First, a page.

Markets soar to new records, is Trumponomics working already?
Earlier this week, it was told here how the data on the US economy is actually looking rather good, with US consumer confidence at a nine-year high, US unemployment at a nine-year low, purchasing managers indexes tracking both US manufacturing and non-manufacturing jumping nicely in November, and the latest data on US GDP has the economy growing at an annualised rate of 3.2% in the third quarter.
It is hard to recall a more benign set of economic indicators – at least not this side of the 2008 crash.
Meanwhile, the markets are doing a roaring trade, and in an upwards direction. At the close of play, December 7th, the S&P 500 stood at 2,241.35 a new record closing price, while the Dow Jones finished the day at 19,549.62, also a record.
To put these readings into context, just a few weeks ago, the S&P 500 passed 2,200 for the first time ever, and the Dow Jones hit a record by passing 19,000.
It is boom time for the markets, and on this occasion the economic data seems to agree.
So, how much of this is down to some kind of Trump effect?
It may seem ludicrous to credit Trump with any of this, after all, he won’t move into the White House until next month. But economic theory reckons expectations are critical.
This may be true, but the US consumer confidence index had been faring well for some time, US non-farm payrolls have been rising steadily for several years, and recall, that while it is good to see the data for US GDP in Q3 revised upwards, in the third quarter, the period it relates to, Hilary Clinton was the outright favourite to become president.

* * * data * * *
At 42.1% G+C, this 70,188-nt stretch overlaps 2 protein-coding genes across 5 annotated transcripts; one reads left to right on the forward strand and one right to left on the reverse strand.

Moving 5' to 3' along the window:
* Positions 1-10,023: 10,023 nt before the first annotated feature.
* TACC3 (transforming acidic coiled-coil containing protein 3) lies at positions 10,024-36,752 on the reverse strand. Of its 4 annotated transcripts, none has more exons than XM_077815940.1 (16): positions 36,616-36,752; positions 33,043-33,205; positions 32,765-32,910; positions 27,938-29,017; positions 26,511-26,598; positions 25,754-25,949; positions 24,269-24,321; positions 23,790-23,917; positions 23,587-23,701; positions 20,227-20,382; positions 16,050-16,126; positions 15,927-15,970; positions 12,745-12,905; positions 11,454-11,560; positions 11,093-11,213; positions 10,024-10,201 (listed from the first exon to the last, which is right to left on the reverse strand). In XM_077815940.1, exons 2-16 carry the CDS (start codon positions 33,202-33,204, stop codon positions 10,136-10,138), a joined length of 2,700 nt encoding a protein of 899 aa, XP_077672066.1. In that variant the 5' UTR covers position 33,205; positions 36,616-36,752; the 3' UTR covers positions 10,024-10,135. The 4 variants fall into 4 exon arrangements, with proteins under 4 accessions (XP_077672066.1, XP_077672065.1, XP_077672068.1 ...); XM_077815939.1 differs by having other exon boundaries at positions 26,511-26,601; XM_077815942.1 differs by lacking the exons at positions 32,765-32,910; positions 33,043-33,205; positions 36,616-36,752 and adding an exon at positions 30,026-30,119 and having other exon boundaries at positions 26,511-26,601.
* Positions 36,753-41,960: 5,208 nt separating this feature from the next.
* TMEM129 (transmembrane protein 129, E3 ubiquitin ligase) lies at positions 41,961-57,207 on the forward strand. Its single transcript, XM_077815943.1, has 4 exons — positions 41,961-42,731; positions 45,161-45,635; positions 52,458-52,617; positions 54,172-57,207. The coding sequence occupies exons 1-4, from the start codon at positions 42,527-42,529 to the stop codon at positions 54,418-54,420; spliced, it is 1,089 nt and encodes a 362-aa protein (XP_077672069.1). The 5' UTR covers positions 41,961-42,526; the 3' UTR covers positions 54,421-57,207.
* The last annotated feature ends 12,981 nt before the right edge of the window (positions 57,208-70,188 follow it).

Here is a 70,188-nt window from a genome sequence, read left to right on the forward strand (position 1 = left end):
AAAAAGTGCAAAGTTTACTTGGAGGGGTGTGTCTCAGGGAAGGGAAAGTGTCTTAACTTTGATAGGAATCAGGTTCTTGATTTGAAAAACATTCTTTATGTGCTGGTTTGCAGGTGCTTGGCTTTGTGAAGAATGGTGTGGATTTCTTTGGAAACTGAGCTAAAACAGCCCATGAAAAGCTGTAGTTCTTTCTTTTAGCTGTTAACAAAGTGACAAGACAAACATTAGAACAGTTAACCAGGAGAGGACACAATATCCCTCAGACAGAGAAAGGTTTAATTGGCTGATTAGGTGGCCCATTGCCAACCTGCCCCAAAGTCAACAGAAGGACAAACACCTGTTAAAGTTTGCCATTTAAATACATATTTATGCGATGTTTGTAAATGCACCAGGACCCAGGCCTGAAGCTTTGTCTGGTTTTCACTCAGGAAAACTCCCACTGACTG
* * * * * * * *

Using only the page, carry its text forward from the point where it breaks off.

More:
The US election result may have given a boost, but only to confirm a trend that was already in place.
Likewise, US stock markets have been hitting new highs for several years. The Dow Jones, for example, broke the 2007 record around four years ago, and has been steadily rising since.
But anecdotal evidence suggests that the markets are indeed celebrating over the prospect of Trumponomics.
President Elect Trump promises tax cuts, lighter regulation, a more conciliatory approach to Russia and threatens to take a cynical approach to climate change.
Others compare Trumponomics with Reaganonomics.
And this is where things get odd. If you are a climate change believer, then you may react with horror to the news that Scott Pruitt, Oklahoma attorney general, and climate change cynic, is to head the Environmental Protection Agency. Climate change denial may be good for the oil industry in the short run, but is it good for planet earth? And in the long run the interests of the world we live in and the global economy are aligned.
Others argue that the rising discontent we are seeing manifesting itself across the world is partially caused by lighter regulation and the reforms espoused by Thatcherism and Reagonomics, so if that is right, it is hard to see how lighter regulation will help.
At a time when popular discontent is partially aimed at bankers, we see the promise of lighter banking regulation.
And while Obamacare was designed to support poorer Americans who were otherwise unable to afford healthcare, it is hard to see how a move away from this towards tax cuts, which primarily benefit the richer people in the US, will alleviate discontent.
Maybe The Donald has got it right, maybe his policies will create a boom and much of the new wealth created will trickle down into the pockets of ordinary Americans who voted for him in such numbers.
But it is tempting to suggest at this, admittedly very early date, that Trumponomics will do little to solve the underlying problems, and that while the markets may celebrate over short-term fixes, they are, in theory, meant to discount long-term implications too, and it does rather seem that they are not doing this.